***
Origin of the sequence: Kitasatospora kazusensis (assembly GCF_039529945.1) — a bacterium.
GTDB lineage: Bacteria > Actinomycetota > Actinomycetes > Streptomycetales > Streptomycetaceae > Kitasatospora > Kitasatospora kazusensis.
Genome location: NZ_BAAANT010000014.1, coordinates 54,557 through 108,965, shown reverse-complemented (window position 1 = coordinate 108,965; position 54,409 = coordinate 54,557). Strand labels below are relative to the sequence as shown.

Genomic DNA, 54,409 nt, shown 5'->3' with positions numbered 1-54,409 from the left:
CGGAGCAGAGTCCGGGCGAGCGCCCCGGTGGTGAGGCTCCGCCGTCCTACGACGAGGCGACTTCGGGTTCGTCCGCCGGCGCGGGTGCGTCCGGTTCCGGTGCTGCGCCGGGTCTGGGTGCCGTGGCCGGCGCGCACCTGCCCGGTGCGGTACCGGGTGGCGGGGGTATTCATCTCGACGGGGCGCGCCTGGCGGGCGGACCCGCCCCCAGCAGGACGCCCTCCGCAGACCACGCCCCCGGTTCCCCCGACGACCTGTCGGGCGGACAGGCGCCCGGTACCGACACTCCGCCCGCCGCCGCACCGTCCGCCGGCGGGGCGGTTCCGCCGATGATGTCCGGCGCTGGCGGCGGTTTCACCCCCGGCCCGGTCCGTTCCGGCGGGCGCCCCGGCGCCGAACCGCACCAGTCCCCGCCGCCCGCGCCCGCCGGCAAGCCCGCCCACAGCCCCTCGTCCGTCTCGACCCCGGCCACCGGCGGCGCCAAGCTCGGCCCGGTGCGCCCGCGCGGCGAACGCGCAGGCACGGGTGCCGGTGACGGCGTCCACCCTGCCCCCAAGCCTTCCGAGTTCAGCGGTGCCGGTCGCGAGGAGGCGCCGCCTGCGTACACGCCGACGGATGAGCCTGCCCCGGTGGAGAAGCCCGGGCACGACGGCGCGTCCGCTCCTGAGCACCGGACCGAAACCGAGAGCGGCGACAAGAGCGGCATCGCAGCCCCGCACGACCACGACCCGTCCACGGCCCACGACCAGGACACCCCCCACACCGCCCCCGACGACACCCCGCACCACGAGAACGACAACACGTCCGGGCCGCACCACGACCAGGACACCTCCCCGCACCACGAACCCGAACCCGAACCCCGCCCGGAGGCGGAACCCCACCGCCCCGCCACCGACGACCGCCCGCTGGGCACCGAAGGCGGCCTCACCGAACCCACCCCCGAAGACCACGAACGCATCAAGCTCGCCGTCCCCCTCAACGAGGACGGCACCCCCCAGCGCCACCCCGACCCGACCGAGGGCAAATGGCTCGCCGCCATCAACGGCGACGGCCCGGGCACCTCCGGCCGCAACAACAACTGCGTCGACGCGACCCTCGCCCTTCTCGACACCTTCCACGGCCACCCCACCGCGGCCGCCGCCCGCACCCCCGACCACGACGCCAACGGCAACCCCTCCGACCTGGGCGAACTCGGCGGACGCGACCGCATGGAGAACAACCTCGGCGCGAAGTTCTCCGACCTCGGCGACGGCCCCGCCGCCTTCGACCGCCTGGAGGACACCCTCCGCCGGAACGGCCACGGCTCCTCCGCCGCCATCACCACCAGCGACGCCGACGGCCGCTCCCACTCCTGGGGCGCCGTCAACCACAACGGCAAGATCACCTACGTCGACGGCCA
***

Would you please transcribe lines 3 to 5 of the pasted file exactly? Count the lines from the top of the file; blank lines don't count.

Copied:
Genome location: NZ_BAAANT010000014.1, coordinates 54,557 through 108,965, shown reverse-complemented (window position 1 = coordinate 108,965; position 54,409 = coordinate 54,557). Strand labels below are relative to the sequence as shown.

Genomic DNA, 54,409 nt, shown 5'->3' with positions numbered 1-54,409 from the left:
CGGAGCAGAGTCCGGGCGAGCGCCCCGGTGGTGAGGCTCCGCCGTCCTACGACGAGGCGACTTCGGGTTCGTCCGCCGGCGCGGGTGCGTCCGGTTCCGGTGCTGCGCCGGGTCTGGGTGCCGTGGCCGGCGCGCACCTGCCCGGTGCGGTACCGGGTGGCGGGGGTATTCATCTCGACGGGGCGCGCCTGGCGGGCGGACCCGCCCCCAGCAGGACGCCCTCCGCAGACCACGCCCCCGGTTCCCCCGACGACCTGTCGGGCGGACAGGCGCCCGGTACCGACACTCCGCCCGCCGCCGCACCGTCCGCCGGCGGGGCGGTTCCGCCGATGATGTCCGGCGCTGGCGGCGGTTTCACCCCCGGCCCGGTCCGTTCCGGCGGGCGCCCCGGCGCCGAACCGCACCAGTCCCCGCCGCCCGCGCCCGCCGGCAAGCCCGCCCACAGCCCCTCGTCCGTCTCGACCCCGGCCACCGGCGGCGCCAAGCTCGGCCCGGTGCGCCCGCGCGGCGAACGCGCAGGCACGGGTGCCGGTGACGGCGTCCACCCTGCCCCCAAGCCTTCCGAGTTCAGCGGTGCCGGTCGCGAGGAGGCGCCGCCTGCGTACACGCCGACGGATGAGCCTGCCCCGGTGGAGAAGCCCGGGCACGACGGCGCGTCCGCTCCTGAGCACCGGACCGAAACCGAGAGCGGCGACAAGAGCGGCATCGCAGCCCCGCACGACCACGACCCGTCCACGGCCCACGACCAGGACACCCCCCACACCGCCCCCGACGACACCCCGCACCACGAGAACGACAACACGTCCGGGCCGCACCACGACCAGGACACCTCCCCGCACCACGAACCCGAACCCGAACCCCGCCCGGAGGCGGAACCCCACCGCCCCGCCACCGACGACCGCCCGCTGGGCACCGAAGGCGGCCTCACCGAACCCACCCCCGAAGACCACGAACGCATCAAGCTCGCCGTCCCCCTCAACGAGGACGGCACCCCCCAGCGCCACCCCGACCCGACCGAGGGCAAATGGCTCGCCGCCATCAACGGCGACGGCCCGGGCACCTCCGGCCGCAACAACAACTGCGTCGACGCGACCCTCGCCCTTCTCGACACCTTCCACGGCCACCCCACCGCGGCCGCCGCCCGCACCCCCGACCACGACGCCAACGGCAACCCCTCCGACCTGGGCGAACTCGGCGGACGCGACCGCATGGAGAACAACCTCGGCGCGAAGTTCTCCGACCTCGGCGACGGCCCCGCCGCCTTCGACCGCCTGGAGGACACCCTCCGCCGGAACGGCCACGGCTCCTCCGCCGCCATCACCACCAGCGACGCCGACGGCCGCTCCCACTCCTGGGGCGCCGTCAACCACAACGGCAAGATCACCTACGTCGACGGCCA